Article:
By KATHERINE CALOS
Published: February 14, 2011
The cyclists were slow and a bit wobbly as their group started up from a stop on Nelson’s Bridge Road near the Hanover County Courthouse on Sunday.
In a second, a red SUV flew around a 45 mph curve, veered around the group with barely a pause and came so close that a cyclist at the front had to jerk his wheel to the right. Those behind him caught their breath.
No one fell. No harm was done. But the encounter illustrates a mindset that legislators are pondering again this week.
Sen. Ryan T. McDougle, R-Hanover, has sponsored a bill to increase the minimum passing distance from 2 feet to 3 feet for cars going around bicycles. The bill passed the Senate 40-0 and is expected to come up Wednesday in a House of Delegates transportation subcommittee that has already tabled a House version of the bill.
Del. John A. Cox, R-Hanover, was one of the subcommittee opponents.
“I hate to disagree with Senator McDougle, but I am a cyclist, and I think it’s adequate,” Cox said of the 2-foot standard. He said if a cyclist is riding a foot or two from the edge of a narrow rural road, and there’s “2-foot grace on the side of that, you’re already well over into the oncoming lane of traffic if the car is going to pass.”
“There are some people who want to outlaw bicyclists on rural roads. I had a lady call me and tell me she wouldn’t vote for me if I didn’t vote to outlaw them completely. There’s no such bill.
“We need to find a middle ground.”
In Hanover County, the popularity of rural roads among bicycle riders has led to friction at times among residents.
Two long-distance bicycle routes pass through Hanover, one from Maine to Florida and the other from Virginia to Oregon. The Richmond Area Bicycling Association sponsors regular Saturday and Wednesday rides to Ashland. Hanover Courthouse is the starting point for regular Thursday rides and a variety of special rides, such as the RABA Valentine’s Day Ride on Sunday.
Other riders have mapped out personal routes through the county’s back roads. Other counties in the Richmond region also have popular routes to ride.
Some residents fume when recreational riders get in the way while they’re rushing to complete weekend errands. Cyclists get unnerved by cars that pass by close enough to touch, and many riders know someone who has been injured in an automotive encounter.
Leslie Newman, one of Sunday’s riders, said a car hit him in 2005 and shattered his left knee.
“I think they think as long as they don’t hit us, it’s fine,” he said.
Cyclists statewide are supporting the legislation to increase the minimum passing distance to 3 feet, following the lead of 18 states and the criteria of the League of American Bicyclists.
McDougle, the Senate bill’s patron, was riding in the Northern Neck last summer when he had a close encounter.
“I was on a two-lane rural road and had somebody pass extremely close, so close that I had to move over, almost off the pavement,” he said.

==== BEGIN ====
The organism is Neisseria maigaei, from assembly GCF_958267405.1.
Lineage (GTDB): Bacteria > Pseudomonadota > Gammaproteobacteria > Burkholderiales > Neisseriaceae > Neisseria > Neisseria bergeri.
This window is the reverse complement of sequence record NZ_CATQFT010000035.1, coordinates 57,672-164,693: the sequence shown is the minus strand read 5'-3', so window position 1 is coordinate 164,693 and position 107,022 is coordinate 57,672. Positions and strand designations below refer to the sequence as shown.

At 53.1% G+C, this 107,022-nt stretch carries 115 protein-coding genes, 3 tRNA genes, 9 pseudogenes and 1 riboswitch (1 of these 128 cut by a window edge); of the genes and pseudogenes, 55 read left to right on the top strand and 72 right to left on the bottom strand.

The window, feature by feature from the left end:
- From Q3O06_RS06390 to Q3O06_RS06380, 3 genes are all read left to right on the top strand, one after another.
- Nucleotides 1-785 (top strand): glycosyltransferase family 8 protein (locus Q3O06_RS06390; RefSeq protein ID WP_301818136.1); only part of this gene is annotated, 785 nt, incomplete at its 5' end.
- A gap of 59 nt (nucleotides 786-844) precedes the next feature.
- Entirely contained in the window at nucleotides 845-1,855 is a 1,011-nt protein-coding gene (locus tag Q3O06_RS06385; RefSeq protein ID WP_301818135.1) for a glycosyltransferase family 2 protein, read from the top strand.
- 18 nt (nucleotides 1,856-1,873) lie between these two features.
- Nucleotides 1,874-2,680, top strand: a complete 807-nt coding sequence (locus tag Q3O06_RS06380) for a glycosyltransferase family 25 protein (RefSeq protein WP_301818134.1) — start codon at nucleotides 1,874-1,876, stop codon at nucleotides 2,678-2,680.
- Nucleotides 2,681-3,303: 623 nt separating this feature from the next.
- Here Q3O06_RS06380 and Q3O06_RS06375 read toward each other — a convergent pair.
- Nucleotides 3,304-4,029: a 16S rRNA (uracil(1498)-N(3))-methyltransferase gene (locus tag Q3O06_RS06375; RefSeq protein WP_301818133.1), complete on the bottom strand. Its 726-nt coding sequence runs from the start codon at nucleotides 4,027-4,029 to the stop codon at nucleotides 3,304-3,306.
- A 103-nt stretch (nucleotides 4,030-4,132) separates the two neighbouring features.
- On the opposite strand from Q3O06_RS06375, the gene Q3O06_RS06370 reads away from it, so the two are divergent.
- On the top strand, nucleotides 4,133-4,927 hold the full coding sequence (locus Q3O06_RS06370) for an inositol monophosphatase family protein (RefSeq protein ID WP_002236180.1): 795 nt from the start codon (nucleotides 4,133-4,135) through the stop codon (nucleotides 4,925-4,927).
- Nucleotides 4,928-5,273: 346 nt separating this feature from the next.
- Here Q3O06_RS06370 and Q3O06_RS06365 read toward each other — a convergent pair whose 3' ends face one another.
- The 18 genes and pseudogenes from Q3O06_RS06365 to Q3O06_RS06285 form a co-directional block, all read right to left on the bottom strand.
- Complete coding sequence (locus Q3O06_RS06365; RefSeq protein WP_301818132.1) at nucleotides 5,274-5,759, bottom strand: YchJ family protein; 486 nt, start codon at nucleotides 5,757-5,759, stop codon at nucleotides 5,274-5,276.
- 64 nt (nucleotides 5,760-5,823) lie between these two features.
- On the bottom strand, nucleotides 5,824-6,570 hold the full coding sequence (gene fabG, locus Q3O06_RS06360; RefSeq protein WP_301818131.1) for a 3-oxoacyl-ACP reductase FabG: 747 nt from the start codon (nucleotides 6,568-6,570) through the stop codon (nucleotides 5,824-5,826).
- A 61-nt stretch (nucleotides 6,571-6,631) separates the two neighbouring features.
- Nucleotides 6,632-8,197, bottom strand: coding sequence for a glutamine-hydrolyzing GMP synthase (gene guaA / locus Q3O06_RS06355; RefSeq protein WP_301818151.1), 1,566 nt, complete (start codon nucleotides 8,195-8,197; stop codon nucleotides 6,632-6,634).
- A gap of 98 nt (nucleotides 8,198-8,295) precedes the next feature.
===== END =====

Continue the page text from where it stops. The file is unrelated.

“After that experience, a number of bicycling organizations came to me sometime later in the summer. I had a pretty good understanding of why they were trying to do it.”
Support for cycling isn’t hard to find.
Five localities in the region — Richmond, Ashland and the counties of Hanover, New Kent and Charles City — have passed ordinances supporting bicycle transportation, and Chesterfield County will consider a resolution Feb. 23.
A bicycle-friendly report from the Richmond mayor’s Pedestrian, Bicycling and Trails Planning Commission is expected to be considered by the Richmond City Council on Feb. 28.
When it comes to specifics, personal experiences often play a big role.
Del. G. Glenn Oder, R-Newport News, told a story at a January transportation subcommittee meeting about being at a stoplight with his wife on a Sunday morning when a group of cyclists approached.
“This ‘Tour de Newport News’ comes flying by our car to all race to the front of the line just like a pack of bees on honey; they go all around the cars and through the cars to get there,” he said in a videotape of the subcommittee meeting that considered the House bill. “She punches me in the shoulder and says, ‘When they obey the law, then you give them more laws.'”
Champe Burnley, co-chairman of Richmond Mayor Dwight C. Jones’ commission, said cyclists need to respect laws such as the prohibition on riding between lanes of traffic, but a few scofflaws don’t negate the need for a wider margin of safety.
“What about this sixth-grader who wants to ride to school or the person who wants to ride to work?” he said. “We’re talking about saving lives here.
“The bottom line is, when cars and bicycles have accidents, you’re almost guaranteed that the bicyclists come out on the losing end. It’s 150 pounds for a cyclist versus 3,000 pounds for a car or 80,000 pounds for a truck.”
Ed Hutcheson, who lives off Ashcake Road, gets irritated by cyclists, but he agrees about the risk.
“They travel a little bit too much in packs,” he said. “They’re very inconsiderate about letting anybody get by.”
State law says that cyclists can ride two abreast but must move into a single file when a car approaches. Unless the cyclist has a small rearview mirror, however, the cyclist may not know that a car is behind until it’s very close. And then it may take a few seconds for the cyclists to move over.
Impatient motorists may not be willing to wait.
“I’m sure there are some people (cyclists) who are doing it right and some people who are doing it wrong,” Hutcheson said. “I’m sure there are some cars that are doing it wrong. Nothing is one person’s fault. The key is who’s going to get hurt, and it’s the cyclist.”